I get asked a lot about how to address culture—a group’s shared values and beliefs—through ethical storytelling. Nonprofit staff who are not members of the communities they serve sometimes express struggle with authentically describing the role culture plays in their organizations’ work. This apprehension makes sense; there are a lot of good questions around this topic.
What is and isn’t culture? Even in anthropology, the definition of “culture” is hotly debated. How do we, especially those of us who are outsiders to a culture, accurately write about both the positive aspects of a culture and the negative – and even oppressive – ones?
In this article, I give four tips on how to talk about culture without reinforcing stereotypes, making sweeping generalizations, or inadvertently marginalizing people.
First, let’s ground ourselves by considering some extreme examples on both ends of the spectrum.
There are ways that stories that place blame entirely on culture. Think of statements like:
“This backward society doesn’t value women.”
The problem with placing blame on a culture is that it:
- Removes the agency of those participating in the culture and gives the impression that things will never change
- Invalidates the contribution of people (often those historically excluded and marginalized) who are working to change beliefs and behaviors within the society
- Ignores the fact that culture is fluid and created; it is not some static thing that exists beyond and outside of humans
- Gives the “group” too much power, leaving no room for individuals who make their own choices, who face unique struggles, who have agency that extends beyond their “culture”
- This type of storytelling also makes donors feel hopeless, that nothing can change without some radical external pressure.
On the other end of the spectrum, there are stories that ignore the role of culture entirely. The problem with ignoring a culture is that it:
- Implies that people have personal problems or character deficits that are wholly to blame for any challenges they encounter
- Ignores the very real barriers and obstacles that affect a person’s condition
- Gives the individual too much power—it ignores the context they are living in
- This storytelling also keeps donors ill-informed about systemic, and ongoing, issues.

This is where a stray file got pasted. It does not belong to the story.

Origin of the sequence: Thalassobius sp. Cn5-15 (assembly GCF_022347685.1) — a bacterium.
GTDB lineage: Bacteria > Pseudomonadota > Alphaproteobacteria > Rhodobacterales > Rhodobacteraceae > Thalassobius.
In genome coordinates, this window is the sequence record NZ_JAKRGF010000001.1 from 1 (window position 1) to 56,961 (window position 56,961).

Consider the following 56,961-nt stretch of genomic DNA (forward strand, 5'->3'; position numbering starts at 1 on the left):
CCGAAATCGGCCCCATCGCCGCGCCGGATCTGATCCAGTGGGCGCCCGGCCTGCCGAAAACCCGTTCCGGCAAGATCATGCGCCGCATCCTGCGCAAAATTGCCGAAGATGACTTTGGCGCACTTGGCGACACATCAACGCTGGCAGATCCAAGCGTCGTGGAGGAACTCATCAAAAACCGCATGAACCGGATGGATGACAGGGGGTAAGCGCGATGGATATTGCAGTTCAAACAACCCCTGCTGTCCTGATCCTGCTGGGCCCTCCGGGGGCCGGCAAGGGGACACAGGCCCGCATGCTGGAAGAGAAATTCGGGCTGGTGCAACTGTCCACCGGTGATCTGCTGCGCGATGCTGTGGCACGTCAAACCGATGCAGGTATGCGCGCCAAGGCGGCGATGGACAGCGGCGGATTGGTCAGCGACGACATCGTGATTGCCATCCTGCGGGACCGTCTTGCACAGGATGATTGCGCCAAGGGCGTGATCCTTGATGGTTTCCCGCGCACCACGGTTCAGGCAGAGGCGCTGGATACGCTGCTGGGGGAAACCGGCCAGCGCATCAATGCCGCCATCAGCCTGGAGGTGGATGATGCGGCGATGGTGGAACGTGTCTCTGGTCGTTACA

Addressing culture properly in a story requires the writer to strike a balance that neither blames the culture entirely nor ignores it thoughtlessly. Here are some tips for how to find that useful place:
Instead of focusing on culture, look for codes
Culture gets codified. If a society really doesn’t value women, where does that show up in law? For example, does the state criminalize abortion and prosecute women who have miscarriages? Are women barred from serving in certain professions? By talking about the laws, you’ll get your point across.
Instead of focusing on culture, look for patterns
For something to be part of a culture, it must happen repeatedly. So, look to statistics. If you want to express that there are differences in a society that negatively impact women, look for data like “only 50% of girls finish 5th grade, but 80% of boys do,” “6% of government leaders are female,” or “97% of domestic violence survivors are women.” Write the evidence, and you won’t be writing your opinion.
Instead of focusing on culture, look for lived experience
Culture manifests through beliefs and behaviors, so first-person testimony is tremendously revealing. Use direct quotes to show what’s happening in this society. For instance, you may include a quote from someone saying, “As a woman, I feel like I am not taken seriously in this country.” Doing so helps peel back the curtain on what happens in this society from a first-person perspective. However, that quote does not equal “women are not taken seriously in this country.” Be careful not to project the experience of one person onto the entire society – you need to do more work to support a broader statement (remember looking for laws and patterns).
Instead of focusing on culture, look for contradictions
No society has a single story—we are all living in a complex reality, and we owe it to our donors to be authentic about that. Who are the people who beat the odds? How do their lives and experiences seem to push against the dominant culture? Include those stories too.